Logarithms of ratios of squarefree numbers

Let $M \geq 1$, and $N=2^M$. Let $a_1, \dots, a_N$ be the set of all the numbers that you get when forming all square-free products of the first $M$ primes.

For example, for $M=2$ and $N=4$ you get $\{a_1, a_2, a_3, a_4\}=\{1,2,3,6\}$.

The question is: Find a good upper bound for the sum $$\sum_{1 \leq m \neq n \leq N} \frac{1}{|\log a_m/a_n|}.$$ I want to find an upper bound for this sum which is polynomial in $N$. (From the maximal size of $a_n$ on can quite easily deduce an upper bound of size roughly $\exp(\log N \log \log N)$, which does not help me. It really has to be polynomial in $N$.)

The problem turns up in the context of proving an upper bound for $$\int_0^T \sum_{1 \leq m,n \leq N} \cos(t (\log a_m/a_n))~dt,$$ where $T$ is of size $N^\beta$ for some (arbitrary, but fixed) exponent $\beta$. Evidently, the terms for which $n=m$ contribute $TN$. If for a single summand we have $n \neq m$, then the integral is $$\frac{\sin (T (\log a_m/a_n))}{\log a_m/a_n} \leq \frac{1}{|\log a_m/a_n|}.$$ The question is, whether the $TN$ from the terms with $n=m$ is the dominant contribution, or whether the other terms can be significantly larger. Thus a small number of pairs $m,n$ for which $a_m/a_n$ is very close to 1 is no problem, since the integral is always bounded by $T$. That means, $cN$ terms for some constant $c$ may be discarded from the sum.

The problem is somewhat related to Baker's theorems on linear forms of logarithms, etc. (which is not strong enough to get something here). However, the setting here is quite specific, so maybe someone has a good idea.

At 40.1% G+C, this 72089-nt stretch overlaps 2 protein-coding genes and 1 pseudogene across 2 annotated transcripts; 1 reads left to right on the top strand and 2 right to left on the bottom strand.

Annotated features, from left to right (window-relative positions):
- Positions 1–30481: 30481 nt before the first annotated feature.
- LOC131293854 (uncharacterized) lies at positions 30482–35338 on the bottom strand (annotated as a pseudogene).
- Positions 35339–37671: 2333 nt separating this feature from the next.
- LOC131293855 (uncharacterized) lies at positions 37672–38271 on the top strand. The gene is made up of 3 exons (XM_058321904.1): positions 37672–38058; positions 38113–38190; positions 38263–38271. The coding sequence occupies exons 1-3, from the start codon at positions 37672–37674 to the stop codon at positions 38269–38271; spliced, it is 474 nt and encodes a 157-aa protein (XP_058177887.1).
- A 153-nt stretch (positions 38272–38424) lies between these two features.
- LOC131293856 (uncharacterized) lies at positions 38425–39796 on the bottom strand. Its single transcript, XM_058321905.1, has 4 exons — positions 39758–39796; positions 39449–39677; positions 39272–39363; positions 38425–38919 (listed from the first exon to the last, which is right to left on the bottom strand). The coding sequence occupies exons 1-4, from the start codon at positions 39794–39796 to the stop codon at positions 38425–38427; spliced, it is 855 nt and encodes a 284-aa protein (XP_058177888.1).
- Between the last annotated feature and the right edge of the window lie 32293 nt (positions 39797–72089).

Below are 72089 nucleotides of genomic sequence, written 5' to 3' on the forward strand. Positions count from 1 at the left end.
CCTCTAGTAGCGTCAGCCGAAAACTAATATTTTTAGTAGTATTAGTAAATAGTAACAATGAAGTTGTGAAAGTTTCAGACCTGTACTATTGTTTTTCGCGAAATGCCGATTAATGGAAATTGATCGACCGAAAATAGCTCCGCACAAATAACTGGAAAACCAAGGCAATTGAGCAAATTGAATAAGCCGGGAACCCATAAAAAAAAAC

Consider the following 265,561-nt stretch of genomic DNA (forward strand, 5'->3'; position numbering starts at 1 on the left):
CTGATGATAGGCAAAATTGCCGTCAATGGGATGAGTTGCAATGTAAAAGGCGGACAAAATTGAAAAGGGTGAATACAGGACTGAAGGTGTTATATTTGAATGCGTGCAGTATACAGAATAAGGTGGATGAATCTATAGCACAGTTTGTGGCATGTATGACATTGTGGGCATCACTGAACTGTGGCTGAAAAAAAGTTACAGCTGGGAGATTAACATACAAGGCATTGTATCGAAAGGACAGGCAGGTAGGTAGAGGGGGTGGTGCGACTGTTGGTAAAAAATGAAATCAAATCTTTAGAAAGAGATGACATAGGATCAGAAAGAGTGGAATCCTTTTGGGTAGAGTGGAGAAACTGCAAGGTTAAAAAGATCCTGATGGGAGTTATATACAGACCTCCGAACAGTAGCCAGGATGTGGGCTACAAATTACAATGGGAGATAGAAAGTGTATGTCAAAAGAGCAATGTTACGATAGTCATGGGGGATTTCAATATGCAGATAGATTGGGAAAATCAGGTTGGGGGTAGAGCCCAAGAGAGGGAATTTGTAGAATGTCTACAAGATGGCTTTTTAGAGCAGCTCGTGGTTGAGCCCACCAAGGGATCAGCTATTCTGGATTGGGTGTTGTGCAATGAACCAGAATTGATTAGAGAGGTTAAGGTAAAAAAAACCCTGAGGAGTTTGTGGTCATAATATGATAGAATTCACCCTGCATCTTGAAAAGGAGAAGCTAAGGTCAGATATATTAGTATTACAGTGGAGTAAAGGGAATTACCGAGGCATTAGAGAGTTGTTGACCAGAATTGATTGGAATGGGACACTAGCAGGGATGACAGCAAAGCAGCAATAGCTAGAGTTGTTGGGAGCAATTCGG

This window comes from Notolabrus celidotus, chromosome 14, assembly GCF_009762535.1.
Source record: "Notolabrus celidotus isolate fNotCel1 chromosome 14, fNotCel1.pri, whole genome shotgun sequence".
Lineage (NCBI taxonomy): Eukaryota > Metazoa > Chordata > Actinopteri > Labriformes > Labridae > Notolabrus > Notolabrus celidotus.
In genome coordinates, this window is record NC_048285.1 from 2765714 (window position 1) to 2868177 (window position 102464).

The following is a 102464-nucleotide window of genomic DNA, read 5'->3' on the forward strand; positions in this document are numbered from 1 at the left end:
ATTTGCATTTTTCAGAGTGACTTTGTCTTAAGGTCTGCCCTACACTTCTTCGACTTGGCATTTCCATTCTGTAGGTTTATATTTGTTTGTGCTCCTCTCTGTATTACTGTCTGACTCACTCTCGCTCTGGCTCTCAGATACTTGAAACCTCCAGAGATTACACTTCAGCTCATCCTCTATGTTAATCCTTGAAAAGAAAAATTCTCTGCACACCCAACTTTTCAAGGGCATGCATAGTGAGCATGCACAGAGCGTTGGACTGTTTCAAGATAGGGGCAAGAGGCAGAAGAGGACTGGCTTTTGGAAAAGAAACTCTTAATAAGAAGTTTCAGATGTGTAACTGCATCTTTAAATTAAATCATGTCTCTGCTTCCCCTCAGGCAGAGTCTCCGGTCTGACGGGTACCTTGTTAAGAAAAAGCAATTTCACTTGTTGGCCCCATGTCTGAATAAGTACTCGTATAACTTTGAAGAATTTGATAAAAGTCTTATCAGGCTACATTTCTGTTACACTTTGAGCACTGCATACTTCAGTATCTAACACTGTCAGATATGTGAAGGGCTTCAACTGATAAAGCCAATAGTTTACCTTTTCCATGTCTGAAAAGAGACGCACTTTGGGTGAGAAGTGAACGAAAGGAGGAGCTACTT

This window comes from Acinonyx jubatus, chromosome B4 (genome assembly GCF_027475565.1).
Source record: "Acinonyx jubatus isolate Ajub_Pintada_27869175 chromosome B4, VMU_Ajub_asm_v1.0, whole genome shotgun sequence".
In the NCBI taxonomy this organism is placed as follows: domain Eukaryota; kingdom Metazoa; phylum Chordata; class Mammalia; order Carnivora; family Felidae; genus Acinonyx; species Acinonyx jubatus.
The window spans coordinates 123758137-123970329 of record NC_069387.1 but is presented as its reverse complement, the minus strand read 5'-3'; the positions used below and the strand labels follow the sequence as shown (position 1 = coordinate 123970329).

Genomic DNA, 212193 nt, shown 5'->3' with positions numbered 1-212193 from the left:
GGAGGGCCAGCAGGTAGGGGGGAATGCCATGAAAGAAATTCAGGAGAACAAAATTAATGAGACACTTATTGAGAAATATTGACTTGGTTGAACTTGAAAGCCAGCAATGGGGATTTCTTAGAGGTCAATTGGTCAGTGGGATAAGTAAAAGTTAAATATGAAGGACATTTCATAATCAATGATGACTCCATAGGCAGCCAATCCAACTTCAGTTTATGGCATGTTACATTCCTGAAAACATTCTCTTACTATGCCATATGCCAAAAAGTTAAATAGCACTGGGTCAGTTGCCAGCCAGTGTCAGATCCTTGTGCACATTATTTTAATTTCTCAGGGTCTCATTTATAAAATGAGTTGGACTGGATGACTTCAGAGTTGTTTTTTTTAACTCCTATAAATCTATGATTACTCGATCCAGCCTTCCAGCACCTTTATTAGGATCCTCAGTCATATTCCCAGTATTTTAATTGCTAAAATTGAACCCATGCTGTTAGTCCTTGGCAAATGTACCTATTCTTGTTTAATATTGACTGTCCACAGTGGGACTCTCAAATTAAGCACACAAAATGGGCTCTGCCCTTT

• I get 0 for the sum as written. What do you get? – The Masked Avenger Feb 12 '14 at 3:04
• Evidently the denominator should be $\left| \log a_m/a_n \right|$, not $\log \left| a_m/a_n \right|$ (NB $a_m/a_n$ is already positive). – Noam D. Elkies Feb 12 '14 at 3:16
• Or perhaps m is strictly less than n? In another MO question mathoverflow.net/questions/86502/estimate-about-primes/… the number of small ratios greater than 1 seems to be superpolynomial in N, so I suspect disappointment is in store for the poster. – The Masked Avenger Feb 12 '14 at 3:27
• Oops. Looks like I switched M and N. The poster may get his desired bound after all, as the largest summand is less than NM and there are less than N^2 terms. I think the largest summand is exponential in M, however. – The Masked Avenger Feb 12 '14 at 4:22
• To fix the scale here: let $B$ be the largest of the $a_j$, so that $B \approx e^{M \log M} = M^M$ is the product of the first $M$ primes. The type of nearness that would rule out a polynomial upper bound would be something like: two numbers around $B^{1/3}$, each squarefree and $(\log B)$-friable, whose difference is about $B^{1/6}$. The numbers $\frac16$ and $\frac13$ aren't important - they can be replaced by any $0<\alpha<\beta\le\frac12$. – Greg Martin Feb 12 '14 at 10:06